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The second Part of Henry the Sixt by William Shakespeare

Part 3 out of 3

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The Title of this most renowned Duke,
And in my conscience, do repute his grace
The rightfull heyre to Englands Royall seate

King. Hast thou not sworne Allegeance vnto me?
Sal. I haue

Ki. Canst thou dispense with heauen for such an oath?
Sal. It is great sinne, to sweare vnto a sinne:
But greater sinne to keepe a sinfull oath:
Who can be bound by any solemne Vow
To do a murd'rous deede, to rob a man,
To force a spotlesse Virgins Chastitie,
To reaue the Orphan of his Patrimonie,
To wring the Widdow from her custom'd right,
And haue no other reason for this wrong,
But that he was bound by a solemne Oath?
Qu. A subtle Traitor needs no Sophister

King. Call Buckingham, and bid him arme himselfe

Yorke. Call Buckingham, and all the friends thou hast,
I am resolu'd for death and dignitie

Old Clif. The first I warrant thee, if dreames proue true
War. You were best to go to bed, and dreame againe,
To keepe thee from the Tempest of the field

Old Clif. I am resolu'd to beare a greater storme,
Then any thou canst coniure vp to day:
And that Ile write vpon thy Burgonet,
Might I but know thee by thy housed Badge

War. Now by my Fathers badge, old Neuils Crest,
The rampant Beare chain'd to the ragged staffe,
This day Ile weare aloft my Burgonet,
As on a Mountaine top, the Cedar shewes,
That keepes his leaues inspight of any storme,
Euen to affright thee with the view thereof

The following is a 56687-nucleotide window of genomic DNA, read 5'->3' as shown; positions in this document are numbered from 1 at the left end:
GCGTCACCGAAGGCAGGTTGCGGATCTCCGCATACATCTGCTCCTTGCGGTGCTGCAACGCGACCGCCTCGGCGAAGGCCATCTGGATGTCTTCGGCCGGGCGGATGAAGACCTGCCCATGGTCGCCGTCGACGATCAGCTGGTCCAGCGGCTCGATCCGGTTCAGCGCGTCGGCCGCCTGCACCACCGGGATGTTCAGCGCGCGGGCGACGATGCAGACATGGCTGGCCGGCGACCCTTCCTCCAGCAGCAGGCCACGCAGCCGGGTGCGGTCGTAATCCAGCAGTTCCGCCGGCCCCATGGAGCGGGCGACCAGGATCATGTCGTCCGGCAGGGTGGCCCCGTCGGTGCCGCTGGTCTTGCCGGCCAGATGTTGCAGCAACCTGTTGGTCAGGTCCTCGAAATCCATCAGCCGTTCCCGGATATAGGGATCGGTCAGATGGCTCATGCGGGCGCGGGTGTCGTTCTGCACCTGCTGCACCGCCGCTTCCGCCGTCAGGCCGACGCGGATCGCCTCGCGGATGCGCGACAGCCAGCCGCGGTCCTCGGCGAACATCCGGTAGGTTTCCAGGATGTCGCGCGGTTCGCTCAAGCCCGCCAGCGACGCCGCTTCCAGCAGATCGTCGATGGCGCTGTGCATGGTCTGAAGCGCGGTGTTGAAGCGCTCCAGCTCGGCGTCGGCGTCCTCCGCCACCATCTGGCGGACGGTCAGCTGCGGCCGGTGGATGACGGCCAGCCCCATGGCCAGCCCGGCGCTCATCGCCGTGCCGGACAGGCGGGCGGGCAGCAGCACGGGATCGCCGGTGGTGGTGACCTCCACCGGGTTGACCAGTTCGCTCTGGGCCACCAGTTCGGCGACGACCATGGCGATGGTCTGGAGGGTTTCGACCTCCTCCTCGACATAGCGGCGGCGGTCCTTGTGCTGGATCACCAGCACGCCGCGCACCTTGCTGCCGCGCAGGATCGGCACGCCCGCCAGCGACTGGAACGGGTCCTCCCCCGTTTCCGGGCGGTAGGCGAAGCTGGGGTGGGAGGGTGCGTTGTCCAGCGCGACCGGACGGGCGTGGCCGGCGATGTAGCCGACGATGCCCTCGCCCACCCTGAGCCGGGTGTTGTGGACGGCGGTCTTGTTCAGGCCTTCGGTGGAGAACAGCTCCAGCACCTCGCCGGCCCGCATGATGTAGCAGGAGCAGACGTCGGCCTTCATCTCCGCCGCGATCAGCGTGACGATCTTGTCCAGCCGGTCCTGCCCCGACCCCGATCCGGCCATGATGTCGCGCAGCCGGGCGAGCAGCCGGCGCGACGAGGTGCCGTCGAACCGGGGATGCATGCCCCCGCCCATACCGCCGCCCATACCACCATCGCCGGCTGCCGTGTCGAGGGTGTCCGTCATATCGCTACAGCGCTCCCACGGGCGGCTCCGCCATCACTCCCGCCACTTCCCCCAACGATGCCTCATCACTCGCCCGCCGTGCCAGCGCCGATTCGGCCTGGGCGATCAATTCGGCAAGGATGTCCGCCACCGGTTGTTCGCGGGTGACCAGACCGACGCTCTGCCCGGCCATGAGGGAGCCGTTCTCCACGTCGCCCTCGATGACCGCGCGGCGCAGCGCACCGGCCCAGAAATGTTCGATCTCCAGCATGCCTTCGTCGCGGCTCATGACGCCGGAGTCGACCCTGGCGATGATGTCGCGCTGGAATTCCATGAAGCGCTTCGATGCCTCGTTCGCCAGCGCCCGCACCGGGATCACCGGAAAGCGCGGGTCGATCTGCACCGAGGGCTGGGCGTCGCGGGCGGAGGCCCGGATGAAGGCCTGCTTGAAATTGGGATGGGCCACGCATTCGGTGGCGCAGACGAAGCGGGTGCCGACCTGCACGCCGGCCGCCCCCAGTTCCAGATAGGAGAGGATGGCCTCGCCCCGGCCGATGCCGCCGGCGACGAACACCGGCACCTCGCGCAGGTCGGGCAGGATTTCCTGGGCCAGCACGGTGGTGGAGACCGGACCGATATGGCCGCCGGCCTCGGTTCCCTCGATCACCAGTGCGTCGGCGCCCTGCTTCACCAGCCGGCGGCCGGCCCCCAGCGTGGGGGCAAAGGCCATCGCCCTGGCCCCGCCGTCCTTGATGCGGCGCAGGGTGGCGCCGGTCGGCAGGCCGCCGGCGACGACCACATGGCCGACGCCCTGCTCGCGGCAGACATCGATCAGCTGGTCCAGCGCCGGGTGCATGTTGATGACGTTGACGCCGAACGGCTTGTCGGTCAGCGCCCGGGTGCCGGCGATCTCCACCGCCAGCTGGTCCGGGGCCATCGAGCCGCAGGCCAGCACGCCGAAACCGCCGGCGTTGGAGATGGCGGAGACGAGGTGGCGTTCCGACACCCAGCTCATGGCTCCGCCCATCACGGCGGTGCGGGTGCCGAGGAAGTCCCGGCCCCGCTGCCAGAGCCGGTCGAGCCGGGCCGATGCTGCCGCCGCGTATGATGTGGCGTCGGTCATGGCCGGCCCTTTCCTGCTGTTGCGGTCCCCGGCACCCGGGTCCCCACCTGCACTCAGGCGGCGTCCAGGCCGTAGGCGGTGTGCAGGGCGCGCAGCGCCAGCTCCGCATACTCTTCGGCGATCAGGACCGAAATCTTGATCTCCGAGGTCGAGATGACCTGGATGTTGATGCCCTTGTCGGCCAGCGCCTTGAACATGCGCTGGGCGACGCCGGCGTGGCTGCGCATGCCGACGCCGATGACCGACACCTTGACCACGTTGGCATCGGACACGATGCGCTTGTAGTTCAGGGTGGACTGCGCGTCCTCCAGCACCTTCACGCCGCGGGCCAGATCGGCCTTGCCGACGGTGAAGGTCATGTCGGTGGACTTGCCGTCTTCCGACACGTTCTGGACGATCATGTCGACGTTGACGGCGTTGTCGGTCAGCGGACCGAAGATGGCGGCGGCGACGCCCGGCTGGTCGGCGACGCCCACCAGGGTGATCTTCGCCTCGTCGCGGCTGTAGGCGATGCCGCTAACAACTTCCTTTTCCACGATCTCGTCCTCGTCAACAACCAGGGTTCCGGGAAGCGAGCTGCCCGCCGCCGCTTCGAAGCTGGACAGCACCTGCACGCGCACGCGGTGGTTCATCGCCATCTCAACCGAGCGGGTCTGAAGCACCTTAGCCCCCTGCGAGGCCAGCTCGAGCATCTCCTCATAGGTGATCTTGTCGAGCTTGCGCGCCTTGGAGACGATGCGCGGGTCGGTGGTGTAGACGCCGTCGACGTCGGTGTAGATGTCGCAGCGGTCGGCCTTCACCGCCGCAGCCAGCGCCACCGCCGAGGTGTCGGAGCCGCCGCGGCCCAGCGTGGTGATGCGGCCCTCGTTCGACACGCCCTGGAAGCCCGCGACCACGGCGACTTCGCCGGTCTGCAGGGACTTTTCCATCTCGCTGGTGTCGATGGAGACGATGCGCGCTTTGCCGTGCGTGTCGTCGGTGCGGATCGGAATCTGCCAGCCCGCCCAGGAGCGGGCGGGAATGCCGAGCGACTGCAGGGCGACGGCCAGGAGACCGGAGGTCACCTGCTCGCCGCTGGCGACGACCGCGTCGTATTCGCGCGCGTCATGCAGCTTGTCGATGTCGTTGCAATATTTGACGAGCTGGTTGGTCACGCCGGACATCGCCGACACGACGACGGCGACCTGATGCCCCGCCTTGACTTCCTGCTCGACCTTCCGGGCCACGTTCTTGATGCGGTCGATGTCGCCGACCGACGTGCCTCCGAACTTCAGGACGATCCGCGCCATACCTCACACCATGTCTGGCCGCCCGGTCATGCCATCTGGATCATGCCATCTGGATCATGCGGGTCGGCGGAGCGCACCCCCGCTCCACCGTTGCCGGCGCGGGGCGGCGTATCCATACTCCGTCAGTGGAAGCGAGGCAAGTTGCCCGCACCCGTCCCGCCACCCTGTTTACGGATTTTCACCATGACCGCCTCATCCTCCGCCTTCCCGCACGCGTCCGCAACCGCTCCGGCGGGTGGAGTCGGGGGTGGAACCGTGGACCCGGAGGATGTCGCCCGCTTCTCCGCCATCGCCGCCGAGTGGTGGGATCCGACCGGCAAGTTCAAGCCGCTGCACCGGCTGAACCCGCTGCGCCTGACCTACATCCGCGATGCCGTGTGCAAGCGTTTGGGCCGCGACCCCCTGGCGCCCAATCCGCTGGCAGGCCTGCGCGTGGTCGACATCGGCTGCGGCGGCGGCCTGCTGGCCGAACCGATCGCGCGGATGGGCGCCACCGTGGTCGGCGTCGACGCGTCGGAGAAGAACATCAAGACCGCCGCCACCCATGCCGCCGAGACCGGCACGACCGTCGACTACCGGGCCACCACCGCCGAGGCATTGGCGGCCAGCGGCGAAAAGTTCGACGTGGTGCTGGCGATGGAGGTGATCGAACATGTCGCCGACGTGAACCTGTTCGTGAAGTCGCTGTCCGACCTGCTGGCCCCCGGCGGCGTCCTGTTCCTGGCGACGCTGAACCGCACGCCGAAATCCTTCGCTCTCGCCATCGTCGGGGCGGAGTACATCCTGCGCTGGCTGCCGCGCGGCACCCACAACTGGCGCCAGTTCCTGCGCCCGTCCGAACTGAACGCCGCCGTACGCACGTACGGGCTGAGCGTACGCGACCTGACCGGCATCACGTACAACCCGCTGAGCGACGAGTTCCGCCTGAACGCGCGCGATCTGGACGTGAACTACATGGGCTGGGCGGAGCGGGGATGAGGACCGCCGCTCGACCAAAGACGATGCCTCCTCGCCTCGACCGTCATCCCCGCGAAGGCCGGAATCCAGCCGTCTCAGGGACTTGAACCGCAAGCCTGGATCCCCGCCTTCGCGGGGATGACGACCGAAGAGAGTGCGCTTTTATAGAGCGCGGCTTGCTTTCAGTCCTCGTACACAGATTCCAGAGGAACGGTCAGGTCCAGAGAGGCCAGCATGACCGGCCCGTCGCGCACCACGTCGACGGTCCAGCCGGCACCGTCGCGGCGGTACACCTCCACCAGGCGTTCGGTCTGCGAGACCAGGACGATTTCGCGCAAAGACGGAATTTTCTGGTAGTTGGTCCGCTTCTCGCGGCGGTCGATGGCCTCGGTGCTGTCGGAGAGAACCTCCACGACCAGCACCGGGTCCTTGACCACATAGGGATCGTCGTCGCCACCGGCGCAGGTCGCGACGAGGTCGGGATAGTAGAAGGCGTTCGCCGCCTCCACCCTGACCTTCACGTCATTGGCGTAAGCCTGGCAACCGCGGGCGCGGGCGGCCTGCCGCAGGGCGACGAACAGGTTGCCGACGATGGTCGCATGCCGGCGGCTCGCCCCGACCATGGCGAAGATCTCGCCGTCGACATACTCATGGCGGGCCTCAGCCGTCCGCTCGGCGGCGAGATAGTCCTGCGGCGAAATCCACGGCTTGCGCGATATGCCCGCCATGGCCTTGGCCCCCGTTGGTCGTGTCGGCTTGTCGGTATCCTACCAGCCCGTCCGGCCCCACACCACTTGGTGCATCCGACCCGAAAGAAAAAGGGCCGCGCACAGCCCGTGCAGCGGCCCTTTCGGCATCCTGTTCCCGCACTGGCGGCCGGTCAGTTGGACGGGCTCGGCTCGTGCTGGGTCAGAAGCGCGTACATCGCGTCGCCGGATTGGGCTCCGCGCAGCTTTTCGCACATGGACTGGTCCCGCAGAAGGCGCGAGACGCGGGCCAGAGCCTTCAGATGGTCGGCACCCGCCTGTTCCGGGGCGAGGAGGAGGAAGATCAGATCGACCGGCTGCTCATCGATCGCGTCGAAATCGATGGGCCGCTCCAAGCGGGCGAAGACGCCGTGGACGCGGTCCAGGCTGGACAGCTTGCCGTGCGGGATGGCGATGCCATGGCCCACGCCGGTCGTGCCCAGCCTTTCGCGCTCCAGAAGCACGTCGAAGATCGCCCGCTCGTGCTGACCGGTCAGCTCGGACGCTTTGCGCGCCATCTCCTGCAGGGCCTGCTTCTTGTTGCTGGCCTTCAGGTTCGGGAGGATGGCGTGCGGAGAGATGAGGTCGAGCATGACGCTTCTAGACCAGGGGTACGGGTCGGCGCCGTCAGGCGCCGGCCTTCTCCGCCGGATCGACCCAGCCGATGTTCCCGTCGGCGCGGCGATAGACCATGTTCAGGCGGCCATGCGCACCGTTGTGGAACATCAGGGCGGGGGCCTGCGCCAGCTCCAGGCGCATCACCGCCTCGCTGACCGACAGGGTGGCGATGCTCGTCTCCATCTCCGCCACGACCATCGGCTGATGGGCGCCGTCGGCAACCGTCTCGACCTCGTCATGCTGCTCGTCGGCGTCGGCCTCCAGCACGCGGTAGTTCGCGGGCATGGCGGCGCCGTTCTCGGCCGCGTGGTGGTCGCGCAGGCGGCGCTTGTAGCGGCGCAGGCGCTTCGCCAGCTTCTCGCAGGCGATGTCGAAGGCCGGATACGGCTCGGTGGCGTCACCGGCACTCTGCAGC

Old Clif. And from thy Burgonet Ile rend thy Beare,
And tread it vnder foot with all contempt,
Despight the Bearard, that protects the Beare

Yo.Clif. And so to Armes victorious Father,
To quell the Rebels, and their Complices

Rich. Fie, Charitie for shame, speake not in spight,
For you shall sup with Iesu Christ to night

Yo.Clif. Foule stygmaticke that's more then thou
canst tell

Ric. If not in heauen, you'l surely sup in hell.


Enter Warwicke.

War. Clifford of Cumberland, 'tis Warwicke calles:
And if thou dost not hide thee from the Beare,
Now when the angrie Trumpet sounds alarum,
And dead mens cries do fill the emptie ayre,
Clifford I say, come forth and fight with me,
Proud Northerne Lord, Clifford of Cumberland,
Warwicke is hoarse with calling thee to armes.
Enter Yorke.

War. How now my Noble Lord? What all a-foot

Yor. The deadly handed Clifford slew my Steed:
But match to match I haue encountred him,
And made a prey for Carrion Kytes and Crowes
Euen of the bonnie beast he loued so well.
Enter Clifford.

War. Of one or both of vs the time is come

Yor. Hold Warwick: seek thee out some other chace
For I my selfe must hunt this Deere to death

War. Then nobly Yorke, 'tis for a Crown thou fightst:
As I intend Clifford to thriue to day,
It greeues my soule to leaue thee vnassail'd.

Exit War.

Clif. What seest thou in me Yorke?
Why dost thou pause?
Yorke. With thy braue bearing should I be in loue,
But that thou art so fast mine enemie

Clif. Nor should thy prowesse want praise & esteeme,
But that 'tis shewne ignobly, and in Treason

Yorke. So let it helpe me now against thy sword,
As I in iustice, and true right expresse it

Clif. My soule and bodie on the action both

Yor. A dreadfull lay, addresse thee instantly

Clif. La fin Corrone les eumenes

Yor. Thus Warre hath giuen thee peace, for y art still,
Peace with his soule, heauen if it be thy will.
Enter yong Clifford.

Clif. Shame and Confusion all is on the rout,
Feare frames disorder, and disorder wounds
Where it should guard. O Warre, thou sonne of hell,
Whom angry heauens do make their minister,
Throw in the frozen bosomes of our part,
Hot Coales of Vengeance. Let no Souldier flye.
He that is truly dedicate to Warre,
Hath no selfe-loue: nor he that loues himselfe,
Hath not essentially, but by circumstance
The name of Valour. O let the vile world end,